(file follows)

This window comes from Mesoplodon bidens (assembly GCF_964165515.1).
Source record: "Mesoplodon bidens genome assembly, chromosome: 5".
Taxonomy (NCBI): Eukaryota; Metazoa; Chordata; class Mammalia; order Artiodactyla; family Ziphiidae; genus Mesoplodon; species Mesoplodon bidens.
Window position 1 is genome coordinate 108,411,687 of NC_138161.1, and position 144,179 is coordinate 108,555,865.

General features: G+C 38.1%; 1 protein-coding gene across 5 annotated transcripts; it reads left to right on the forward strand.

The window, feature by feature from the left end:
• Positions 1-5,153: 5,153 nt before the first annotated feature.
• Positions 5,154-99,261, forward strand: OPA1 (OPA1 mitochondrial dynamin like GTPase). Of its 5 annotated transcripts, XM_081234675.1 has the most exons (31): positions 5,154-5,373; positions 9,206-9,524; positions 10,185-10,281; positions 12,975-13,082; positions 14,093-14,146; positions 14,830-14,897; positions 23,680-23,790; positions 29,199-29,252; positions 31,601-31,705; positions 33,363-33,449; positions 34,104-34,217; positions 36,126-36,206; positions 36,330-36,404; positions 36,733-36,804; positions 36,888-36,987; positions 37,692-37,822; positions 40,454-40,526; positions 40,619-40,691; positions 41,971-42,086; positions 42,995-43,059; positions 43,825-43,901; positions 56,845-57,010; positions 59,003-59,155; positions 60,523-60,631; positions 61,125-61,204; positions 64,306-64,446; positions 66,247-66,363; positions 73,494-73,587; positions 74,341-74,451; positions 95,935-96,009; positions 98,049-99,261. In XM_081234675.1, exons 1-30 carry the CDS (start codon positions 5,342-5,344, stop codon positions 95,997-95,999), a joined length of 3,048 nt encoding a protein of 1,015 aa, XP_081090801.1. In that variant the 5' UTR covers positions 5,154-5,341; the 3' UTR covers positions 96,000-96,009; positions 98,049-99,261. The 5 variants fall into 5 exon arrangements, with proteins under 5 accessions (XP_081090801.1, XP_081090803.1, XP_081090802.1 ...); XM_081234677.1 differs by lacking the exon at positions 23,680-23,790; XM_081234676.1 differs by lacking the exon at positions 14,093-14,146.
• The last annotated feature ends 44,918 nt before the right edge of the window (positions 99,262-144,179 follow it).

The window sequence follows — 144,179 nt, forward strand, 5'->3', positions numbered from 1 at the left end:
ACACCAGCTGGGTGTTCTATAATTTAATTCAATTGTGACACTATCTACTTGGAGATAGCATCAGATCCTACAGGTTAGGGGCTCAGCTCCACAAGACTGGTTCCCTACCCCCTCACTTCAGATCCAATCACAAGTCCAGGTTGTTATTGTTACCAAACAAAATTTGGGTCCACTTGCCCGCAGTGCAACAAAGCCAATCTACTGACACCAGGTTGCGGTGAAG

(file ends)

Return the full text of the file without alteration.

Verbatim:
This window comes from Mesoplodon bidens (assembly GCF_964165515.1).
Source record: "Mesoplodon bidens genome assembly, chromosome: 5".
Taxonomy (NCBI): Eukaryota; Metazoa; Chordata; class Mammalia; order Artiodactyla; family Ziphiidae; genus Mesoplodon; species Mesoplodon bidens.
Window position 1 is genome coordinate 108,411,687 of NC_138161.1, and position 144,179 is coordinate 108,555,865.

General features: G+C 38.1%; 1 protein-coding gene across 5 annotated transcripts; it reads left to right on the forward strand.

The window, feature by feature from the left end:
• Positions 1-5,153: 5,153 nt before the first annotated feature.
• Positions 5,154-99,261, forward strand: OPA1 (OPA1 mitochondrial dynamin like GTPase). Of its 5 annotated transcripts, XM_081234675.1 has the most exons (31): positions 5,154-5,373; positions 9,206-9,524; positions 10,185-10,281; positions 12,975-13,082; positions 14,093-14,146; positions 14,830-14,897; positions 23,680-23,790; positions 29,199-29,252; positions 31,601-31,705; positions 33,363-33,449; positions 34,104-34,217; positions 36,126-36,206; positions 36,330-36,404; positions 36,733-36,804; positions 36,888-36,987; positions 37,692-37,822; positions 40,454-40,526; positions 40,619-40,691; positions 41,971-42,086; positions 42,995-43,059; positions 43,825-43,901; positions 56,845-57,010; positions 59,003-59,155; positions 60,523-60,631; positions 61,125-61,204; positions 64,306-64,446; positions 66,247-66,363; positions 73,494-73,587; positions 74,341-74,451; positions 95,935-96,009; positions 98,049-99,261. In XM_081234675.1, exons 1-30 carry the CDS (start codon positions 5,342-5,344, stop codon positions 95,997-95,999), a joined length of 3,048 nt encoding a protein of 1,015 aa, XP_081090801.1. In that variant the 5' UTR covers positions 5,154-5,341; the 3' UTR covers positions 96,000-96,009; positions 98,049-99,261. The 5 variants fall into 5 exon arrangements, with proteins under 5 accessions (XP_081090801.1, XP_081090803.1, XP_081090802.1 ...); XM_081234677.1 differs by lacking the exon at positions 23,680-23,790; XM_081234676.1 differs by lacking the exon at positions 14,093-14,146.
• The last annotated feature ends 44,918 nt before the right edge of the window (positions 99,262-144,179 follow it).

The window sequence follows — 144,179 nt, forward strand, 5'->3', positions numbered from 1 at the left end:
ACACCAGCTGGGTGTTCTATAATTTAATTCAATTGTGACACTATCTACTTGGAGATAGCATCAGATCCTACAGGTTAGGGGCTCAGCTCCACAAGACTGGTTCCCTACCCCCTCACTTCAGATCCAATCACAAGTCCAGGTTGTTATTGTTACCAAACAAAATTTGGGTCCACTTGCCCGCAGTGCAACAAAGCCAATCTACTGACACCAGGTTGCGGTGAAG